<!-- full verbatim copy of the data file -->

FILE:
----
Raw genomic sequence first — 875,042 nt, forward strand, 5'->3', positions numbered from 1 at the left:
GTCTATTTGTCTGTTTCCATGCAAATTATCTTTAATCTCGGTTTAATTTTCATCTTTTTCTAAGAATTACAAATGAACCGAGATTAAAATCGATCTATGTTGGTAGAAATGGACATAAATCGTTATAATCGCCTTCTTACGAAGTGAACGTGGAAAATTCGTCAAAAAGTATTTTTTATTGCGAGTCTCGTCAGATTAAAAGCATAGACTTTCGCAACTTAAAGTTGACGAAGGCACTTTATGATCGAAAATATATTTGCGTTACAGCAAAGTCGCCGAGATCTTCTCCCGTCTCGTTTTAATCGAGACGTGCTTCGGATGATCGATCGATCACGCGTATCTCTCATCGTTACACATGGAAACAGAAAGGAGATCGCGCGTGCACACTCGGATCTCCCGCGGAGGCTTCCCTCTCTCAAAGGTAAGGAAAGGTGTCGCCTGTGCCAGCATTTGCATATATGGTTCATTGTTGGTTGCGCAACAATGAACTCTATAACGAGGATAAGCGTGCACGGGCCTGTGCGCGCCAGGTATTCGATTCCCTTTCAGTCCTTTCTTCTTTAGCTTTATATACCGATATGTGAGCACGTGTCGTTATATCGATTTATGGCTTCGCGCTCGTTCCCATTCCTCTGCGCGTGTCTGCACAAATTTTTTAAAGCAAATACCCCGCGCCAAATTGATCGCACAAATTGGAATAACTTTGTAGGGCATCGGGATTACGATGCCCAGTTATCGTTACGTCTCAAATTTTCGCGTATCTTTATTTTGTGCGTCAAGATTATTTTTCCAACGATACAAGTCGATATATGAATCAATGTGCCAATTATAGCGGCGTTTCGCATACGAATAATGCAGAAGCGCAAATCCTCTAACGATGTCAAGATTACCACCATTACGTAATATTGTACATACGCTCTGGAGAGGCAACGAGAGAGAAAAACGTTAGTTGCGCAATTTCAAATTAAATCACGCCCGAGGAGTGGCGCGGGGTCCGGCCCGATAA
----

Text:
Raw genomic sequence first — 875,042 nt, forward strand, 5'->3', positions numbered from 1 at the left:
GTCTATTTGTCTGTTTCCATGCAAATTATCTTTAATCTCGGTTTAATTTTCATCTTTTTCTAAGAATTACAAATGAACCGAGATTAAAATCGATCTATGTTGGTAGAAATGGACATAAATCGTTATAATCGCCTTCTTACGAAGTGAACGTGGAAAATTCGTCAAAAAGTATTTTTTATTGCGAGTCTCGTCAGATTAAAAGCATAGACTTTCGCAACTTAAAGTTGACGAAGGCACTTTATGATCGAAAATATATTTGCGTTACAGCAAAGTCGCCGAGATCTTCTCCCGTCTCGTTTTAATCGAGACGTGCTTCGGATGATCGATCGATCACGCGTATCTCTCATCGTTACACATGGAAACAGAAAGGAGATCGCGCGTGCACACTCGGATCTCCCGCGGAGGCTTCCCTCTCTCAAAGGTAAGGAAAGGTGTCGCCTGTGCCAGCATTTGCATATATGGTTCATTGTTGGTTGCGCAACAATGAACTCTATAACGAGGATAAGCGTGCACGGGCCTGTGCGCGCCAGGTATTCGATTCCCTTTCAGTCCTTTCTTCTTTAGCTTTATATACCGATATGTGAGCACGTGTCGTTATATCGATTTATGGCTTCGCGCTCGTTCCCATTCCTCTGCGCGTGTCTGCACAAATTTTTTAAAGCAAATACCCCGCGCCAAATTGATCGCACAAATTGGAATAACTTTGTAGGGCATCGGGATTACGATGCCCAGTTATCGTTACGTCTCAAATTTTCGCGTATCTTTATTTTGTGCGTCAAGATTATTTTTCCAACGATACAAGTCGATATATGAATCAATGTGCCAATTATAGCGGCGTTTCGCATACGAATAATGCAGAAGCGCAAATCCTCTAACGATGTCAAGATTACCACCATTACGTAATATTGTACATACGCTCTGGAGAGGCAACGAGAGAGAAAAACGTTAGTTGCGCAATTTCAAATTAAATCACGCCCGAGGAGTGGCGCGGGGTCCGGCCCGATAA